The US Federal Reserve on Wednesday decided to hold interest rates steady for September, indicating next year may see fewer rate cuts that analysts had earlier anticipated.
Still, amid inflation that remains elevated despite a fairly strong economy, the Fed has signaled there may be another rate hike later this year.
Wednesday decision means the benchmark short-term interest rate will remain at 5.25 percent to 5.5 percent, a 22-year high.
This is only the second time since March 2022 that the Fed meetings have concluded without another rate hike. But oil could be what tips the Fed over the edge.
“Economic data reports continue to show a slowing economy. … If there is one thing that could potentially persuade the Fed to raise rates later this year, it’s oil,” CNN quoted JJ Kinahan, chief executive at IG Group North America, as saying on Wednesday.
Oanda senior market analyst Craig Erlam likewise noted that “At a time when central banks are starting to see the light at the end of the inflation tunnel, $100+ oil will be incredibly unwelcome and unhelpful. I’m not sure there’s much economic sense in tipping the global economy into recession if OPEC+ persevered with these cuts, which makes me question how high the price will go and how sustainable it will be,” as reported by Yahoo Finance.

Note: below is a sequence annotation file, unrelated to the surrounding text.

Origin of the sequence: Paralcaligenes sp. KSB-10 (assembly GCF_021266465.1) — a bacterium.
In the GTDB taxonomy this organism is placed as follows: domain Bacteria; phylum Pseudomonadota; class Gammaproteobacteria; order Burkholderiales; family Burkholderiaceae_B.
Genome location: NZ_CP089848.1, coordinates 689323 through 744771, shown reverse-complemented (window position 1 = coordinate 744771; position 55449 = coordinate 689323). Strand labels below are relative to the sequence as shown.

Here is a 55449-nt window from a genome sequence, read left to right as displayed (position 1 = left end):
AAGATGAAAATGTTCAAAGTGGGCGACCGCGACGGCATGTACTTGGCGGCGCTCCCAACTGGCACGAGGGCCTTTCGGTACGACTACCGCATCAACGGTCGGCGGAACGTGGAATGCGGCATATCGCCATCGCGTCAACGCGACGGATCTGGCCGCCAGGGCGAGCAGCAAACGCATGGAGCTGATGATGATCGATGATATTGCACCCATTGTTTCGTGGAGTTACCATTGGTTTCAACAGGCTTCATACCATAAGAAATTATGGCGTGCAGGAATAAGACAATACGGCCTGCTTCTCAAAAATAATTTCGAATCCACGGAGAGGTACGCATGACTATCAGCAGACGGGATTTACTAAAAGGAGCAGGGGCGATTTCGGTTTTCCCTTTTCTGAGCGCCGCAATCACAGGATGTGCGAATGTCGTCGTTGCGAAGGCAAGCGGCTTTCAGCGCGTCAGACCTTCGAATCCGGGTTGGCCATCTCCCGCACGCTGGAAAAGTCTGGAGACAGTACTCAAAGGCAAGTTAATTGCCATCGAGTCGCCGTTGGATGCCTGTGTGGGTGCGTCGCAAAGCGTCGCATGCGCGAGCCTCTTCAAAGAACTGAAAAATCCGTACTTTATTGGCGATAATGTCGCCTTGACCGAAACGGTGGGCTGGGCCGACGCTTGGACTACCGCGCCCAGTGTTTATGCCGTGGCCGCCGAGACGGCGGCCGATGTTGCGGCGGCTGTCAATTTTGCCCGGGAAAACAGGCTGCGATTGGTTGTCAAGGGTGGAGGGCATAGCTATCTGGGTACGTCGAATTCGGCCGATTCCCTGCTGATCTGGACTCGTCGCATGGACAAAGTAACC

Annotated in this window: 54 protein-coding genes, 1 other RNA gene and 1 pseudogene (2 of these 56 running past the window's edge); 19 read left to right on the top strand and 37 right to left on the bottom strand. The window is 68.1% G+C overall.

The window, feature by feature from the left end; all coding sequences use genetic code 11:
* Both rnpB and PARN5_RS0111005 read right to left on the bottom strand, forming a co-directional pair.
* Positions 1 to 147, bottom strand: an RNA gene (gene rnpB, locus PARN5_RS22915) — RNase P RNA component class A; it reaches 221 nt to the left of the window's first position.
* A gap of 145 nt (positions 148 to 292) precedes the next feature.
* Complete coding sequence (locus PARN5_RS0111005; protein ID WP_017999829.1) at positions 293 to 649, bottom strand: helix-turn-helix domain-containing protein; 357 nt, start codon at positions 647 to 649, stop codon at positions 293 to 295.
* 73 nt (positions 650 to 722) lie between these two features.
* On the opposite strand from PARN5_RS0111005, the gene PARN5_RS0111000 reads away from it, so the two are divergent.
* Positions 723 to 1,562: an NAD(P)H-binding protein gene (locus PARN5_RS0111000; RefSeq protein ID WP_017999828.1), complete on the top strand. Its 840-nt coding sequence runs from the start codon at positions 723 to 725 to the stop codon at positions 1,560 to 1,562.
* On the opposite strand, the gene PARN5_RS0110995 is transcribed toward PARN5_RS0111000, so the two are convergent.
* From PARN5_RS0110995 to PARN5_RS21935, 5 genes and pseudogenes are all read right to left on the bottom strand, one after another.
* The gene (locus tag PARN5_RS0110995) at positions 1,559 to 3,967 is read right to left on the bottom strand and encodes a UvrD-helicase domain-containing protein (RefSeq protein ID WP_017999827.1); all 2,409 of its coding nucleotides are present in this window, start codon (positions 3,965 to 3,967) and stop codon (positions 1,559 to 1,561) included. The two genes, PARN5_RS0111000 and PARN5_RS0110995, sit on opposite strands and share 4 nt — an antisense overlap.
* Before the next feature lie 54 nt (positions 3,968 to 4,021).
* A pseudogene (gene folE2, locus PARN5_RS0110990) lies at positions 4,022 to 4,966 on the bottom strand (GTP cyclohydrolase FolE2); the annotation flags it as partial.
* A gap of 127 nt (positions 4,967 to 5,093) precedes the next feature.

Oil hit $95 per barrel earlier this week, and predictions of at least $100 oil are gaining momentum among the bull camps.
Last week’s 3.7 percent jump in the US Consumer Price Index (CPI) was largely accounted for by a spike in gasoline prices, with CPI data overall showing a decrease in inflation.
In the UK, as well, analysts are concerned that soaring oil prices could reverse consumer price inflation that has been declining since February this year, with the Bank of English set to decide on interest rates on Thursday.